How to Handle Frozen and Burst Pipes in The Winter
We can anticipate many more frigid winters if prior years are any indication. And that might cause issues for our pipelines and, ultimately, for our homes.
Not only can they prevent the normal operation of your heating and hot water, but they can also break and leak or even flood. Therefore, if you suspect that your pipes have frozen over, you must act swiftly to limit further damage.
How to handle frozen pipes
Don’t panic if you believe you have a frozen pipe. You can prevent it from bursting and spare yourself the headache of a leak or flood by taking a few simple steps.
Watch out for the cautionary signal:
- your boiler won’t come on
- your central heating makes gurgling noises when it’s on
- only a trickle or no water is coming out of your faucets
Locate the iced pipe
First things first, you must identify the frozen pipe. It will probably be your condensate pipe if you have a contemporary condensing boiler. This will be a plastic one.
Defrost the pipe
Once you’ve identified the problem, you’ll need to defrost it in order to restore flow. Pour warm water over the frozen pipe—but never boiling water—and cover it with a hot water bottle to help the ice melt.
Locating a ruptured pipe
A kitchen flooded with water might not be as visible as a burst pipe. You might have a gradual leak that, if left unchecked, might harm your house and electrics just as severely.
Here’s how to recognise them:
- trouble with your water flow or problems with your water pressure
- Your walls or ceiling may have water stains or spots.
- wall or ceiling sagging
How to handle a leak or a flood
Immediately turn off the water supply. To turn off your water supply, turn the stopcock valve, then wait to turn it back on until a plumber has corrected the problem. If you’re unsure of where your stopcock is, consider looking in a cabinet or beneath the kitchen sink. You might even find one outside.
You must locate and get in touch with your water provider if the leak is coming from outside your house and you are unable to shut off the water supply.
On all of the faucets
So that the water may drain from the pipes without doing too much harm, you must immediately remove all of the water from them. Let the water run out fully until there is nothing left, then turn them all off.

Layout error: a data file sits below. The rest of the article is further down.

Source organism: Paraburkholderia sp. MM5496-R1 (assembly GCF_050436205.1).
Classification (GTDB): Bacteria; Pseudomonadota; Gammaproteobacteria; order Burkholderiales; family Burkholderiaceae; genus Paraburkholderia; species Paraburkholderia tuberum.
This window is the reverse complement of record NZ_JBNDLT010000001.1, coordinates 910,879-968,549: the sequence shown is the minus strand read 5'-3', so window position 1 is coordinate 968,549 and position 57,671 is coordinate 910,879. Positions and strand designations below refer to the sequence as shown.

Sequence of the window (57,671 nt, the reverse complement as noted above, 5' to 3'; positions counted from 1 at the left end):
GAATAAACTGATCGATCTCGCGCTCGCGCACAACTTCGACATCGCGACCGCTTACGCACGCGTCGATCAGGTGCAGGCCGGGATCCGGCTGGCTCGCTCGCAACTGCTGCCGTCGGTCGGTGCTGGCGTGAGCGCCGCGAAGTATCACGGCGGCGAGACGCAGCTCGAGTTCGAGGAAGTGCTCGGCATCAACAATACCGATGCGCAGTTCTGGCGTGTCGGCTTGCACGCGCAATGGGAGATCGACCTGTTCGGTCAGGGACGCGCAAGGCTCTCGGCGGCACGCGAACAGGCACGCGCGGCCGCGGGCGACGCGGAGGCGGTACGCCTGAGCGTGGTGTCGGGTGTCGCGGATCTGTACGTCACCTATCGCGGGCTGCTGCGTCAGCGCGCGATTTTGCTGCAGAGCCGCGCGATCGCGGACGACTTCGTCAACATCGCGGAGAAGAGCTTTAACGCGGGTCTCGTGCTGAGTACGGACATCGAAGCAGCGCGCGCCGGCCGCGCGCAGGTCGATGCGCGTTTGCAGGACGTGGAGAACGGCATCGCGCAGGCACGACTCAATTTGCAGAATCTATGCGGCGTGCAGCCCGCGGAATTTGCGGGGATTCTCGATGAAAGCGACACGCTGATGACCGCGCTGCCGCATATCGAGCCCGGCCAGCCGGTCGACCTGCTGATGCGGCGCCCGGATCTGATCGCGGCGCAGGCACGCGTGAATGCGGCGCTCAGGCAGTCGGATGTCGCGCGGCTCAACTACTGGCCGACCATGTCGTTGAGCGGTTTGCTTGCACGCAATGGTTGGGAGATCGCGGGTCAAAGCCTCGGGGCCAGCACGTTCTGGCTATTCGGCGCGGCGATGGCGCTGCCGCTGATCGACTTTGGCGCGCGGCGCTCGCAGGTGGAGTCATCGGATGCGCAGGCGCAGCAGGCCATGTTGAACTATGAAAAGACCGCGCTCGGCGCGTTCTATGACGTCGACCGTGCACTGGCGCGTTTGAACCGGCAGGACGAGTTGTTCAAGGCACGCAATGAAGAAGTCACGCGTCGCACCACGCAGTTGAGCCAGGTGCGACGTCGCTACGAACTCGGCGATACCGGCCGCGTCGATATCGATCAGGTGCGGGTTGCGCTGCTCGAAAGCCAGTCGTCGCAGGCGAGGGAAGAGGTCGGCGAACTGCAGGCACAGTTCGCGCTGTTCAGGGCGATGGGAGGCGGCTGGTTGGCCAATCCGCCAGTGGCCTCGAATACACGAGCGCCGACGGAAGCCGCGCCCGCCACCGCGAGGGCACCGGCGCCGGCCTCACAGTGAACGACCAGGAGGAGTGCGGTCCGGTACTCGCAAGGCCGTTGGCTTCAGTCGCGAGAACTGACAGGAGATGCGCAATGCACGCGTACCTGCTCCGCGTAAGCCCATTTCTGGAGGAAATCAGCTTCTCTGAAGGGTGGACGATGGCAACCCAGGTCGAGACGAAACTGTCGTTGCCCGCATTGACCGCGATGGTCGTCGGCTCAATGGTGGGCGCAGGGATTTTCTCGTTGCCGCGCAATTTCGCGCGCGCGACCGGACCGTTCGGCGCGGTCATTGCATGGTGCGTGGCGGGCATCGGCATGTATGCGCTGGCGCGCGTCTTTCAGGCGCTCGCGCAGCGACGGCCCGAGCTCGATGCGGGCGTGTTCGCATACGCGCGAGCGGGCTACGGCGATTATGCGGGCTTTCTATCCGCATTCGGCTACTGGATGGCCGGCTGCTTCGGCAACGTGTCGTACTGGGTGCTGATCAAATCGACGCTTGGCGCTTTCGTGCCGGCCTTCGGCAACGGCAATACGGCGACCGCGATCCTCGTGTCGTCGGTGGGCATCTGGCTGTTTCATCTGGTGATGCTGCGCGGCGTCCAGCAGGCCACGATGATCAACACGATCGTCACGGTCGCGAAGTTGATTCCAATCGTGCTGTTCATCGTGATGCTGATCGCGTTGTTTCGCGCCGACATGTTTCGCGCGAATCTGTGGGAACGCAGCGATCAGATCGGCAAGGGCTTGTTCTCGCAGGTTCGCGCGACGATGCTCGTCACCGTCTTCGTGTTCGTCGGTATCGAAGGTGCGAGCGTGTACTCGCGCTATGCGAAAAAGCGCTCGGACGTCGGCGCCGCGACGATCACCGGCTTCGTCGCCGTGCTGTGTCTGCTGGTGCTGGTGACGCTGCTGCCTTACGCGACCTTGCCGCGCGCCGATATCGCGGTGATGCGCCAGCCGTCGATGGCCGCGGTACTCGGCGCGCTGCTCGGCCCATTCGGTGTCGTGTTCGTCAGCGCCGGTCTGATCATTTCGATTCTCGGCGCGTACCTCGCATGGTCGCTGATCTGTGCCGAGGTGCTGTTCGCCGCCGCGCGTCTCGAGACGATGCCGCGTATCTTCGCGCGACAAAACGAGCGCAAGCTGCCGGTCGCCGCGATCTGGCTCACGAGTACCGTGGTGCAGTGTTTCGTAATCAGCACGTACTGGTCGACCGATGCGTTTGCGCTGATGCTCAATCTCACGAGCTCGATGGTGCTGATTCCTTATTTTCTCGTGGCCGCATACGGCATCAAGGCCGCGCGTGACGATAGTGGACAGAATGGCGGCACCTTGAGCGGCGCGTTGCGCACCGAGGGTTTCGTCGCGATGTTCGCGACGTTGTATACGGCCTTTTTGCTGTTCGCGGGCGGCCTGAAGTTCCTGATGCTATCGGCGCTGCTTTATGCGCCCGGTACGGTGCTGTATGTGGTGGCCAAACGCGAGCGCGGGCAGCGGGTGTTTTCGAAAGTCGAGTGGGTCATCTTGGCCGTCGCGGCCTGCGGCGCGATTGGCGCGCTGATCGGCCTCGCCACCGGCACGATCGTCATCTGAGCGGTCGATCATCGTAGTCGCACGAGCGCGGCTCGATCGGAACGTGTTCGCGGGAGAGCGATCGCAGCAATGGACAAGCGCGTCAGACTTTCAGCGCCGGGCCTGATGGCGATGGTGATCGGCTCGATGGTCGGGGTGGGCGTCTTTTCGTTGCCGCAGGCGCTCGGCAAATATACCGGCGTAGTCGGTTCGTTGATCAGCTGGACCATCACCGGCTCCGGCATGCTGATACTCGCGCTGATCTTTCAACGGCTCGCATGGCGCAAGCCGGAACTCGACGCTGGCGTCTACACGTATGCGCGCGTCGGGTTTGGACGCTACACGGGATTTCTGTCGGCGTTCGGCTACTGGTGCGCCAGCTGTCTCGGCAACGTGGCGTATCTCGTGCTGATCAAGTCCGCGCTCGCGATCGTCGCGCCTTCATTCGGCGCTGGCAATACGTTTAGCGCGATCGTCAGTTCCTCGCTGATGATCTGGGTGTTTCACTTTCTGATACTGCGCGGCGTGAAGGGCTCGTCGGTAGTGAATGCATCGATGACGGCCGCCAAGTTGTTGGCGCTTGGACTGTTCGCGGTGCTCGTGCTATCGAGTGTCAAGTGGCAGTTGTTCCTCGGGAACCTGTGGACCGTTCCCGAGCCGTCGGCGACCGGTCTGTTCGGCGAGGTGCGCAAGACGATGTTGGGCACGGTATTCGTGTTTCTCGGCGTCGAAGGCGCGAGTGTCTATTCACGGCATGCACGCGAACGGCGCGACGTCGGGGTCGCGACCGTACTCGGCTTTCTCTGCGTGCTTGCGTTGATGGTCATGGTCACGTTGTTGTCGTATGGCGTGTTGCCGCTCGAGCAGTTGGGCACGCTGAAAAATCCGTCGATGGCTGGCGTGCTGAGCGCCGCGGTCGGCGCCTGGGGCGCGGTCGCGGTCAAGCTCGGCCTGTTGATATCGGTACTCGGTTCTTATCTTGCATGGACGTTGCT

Whenever water leaks, blot it up
Get a couple old towels and soak up any water that has leaked from the busted pipe to reduce the damage. Furthermore, if there is standing water within your house, your insurance provider will advise you on what to do next. But we’ll return to that in a moment.
Secure your electrical systems
Turn off the power at the mains if there’s a danger that any electrics may have become wet. Before turning them back on, let them thoroughly dry up and have an electrician check them out.
Contact your home insurance provider
Call your insurer as soon as you can. The majority of companies have a 24-hour emergency service. Find the receipts for any damaged items and take pictures of any damage. Your insurer will then direct you as to what to do next.
Contact a licenced plumber
Always hire a completely licenced plumber to handle repairs; else, you can end up spending more time and money overall. A current list of registered emergency plumbers in your area is available on water.org.uk.
While you wait, you can make a quick fix by securely taping the pipe with cloth or strong tape. Though it won’t survive very long, resist the urge to attempt this in place of a professional repair.
Cleaning up following
The amount of water that has leaked determines the size of the clean-up project. After that, they will handle drying out and fixing your house and its belongings. Move everything away from the danger zone in the interim to limit further harm.
You can attempt to clean up the mess yourself if the leak isn’t too bad. If you want to file a claim, make sure you don’t discard any damaged objects before taking pictures of them. When filing a claim, having proof of purchase, images, and any serial numbers will be helpful.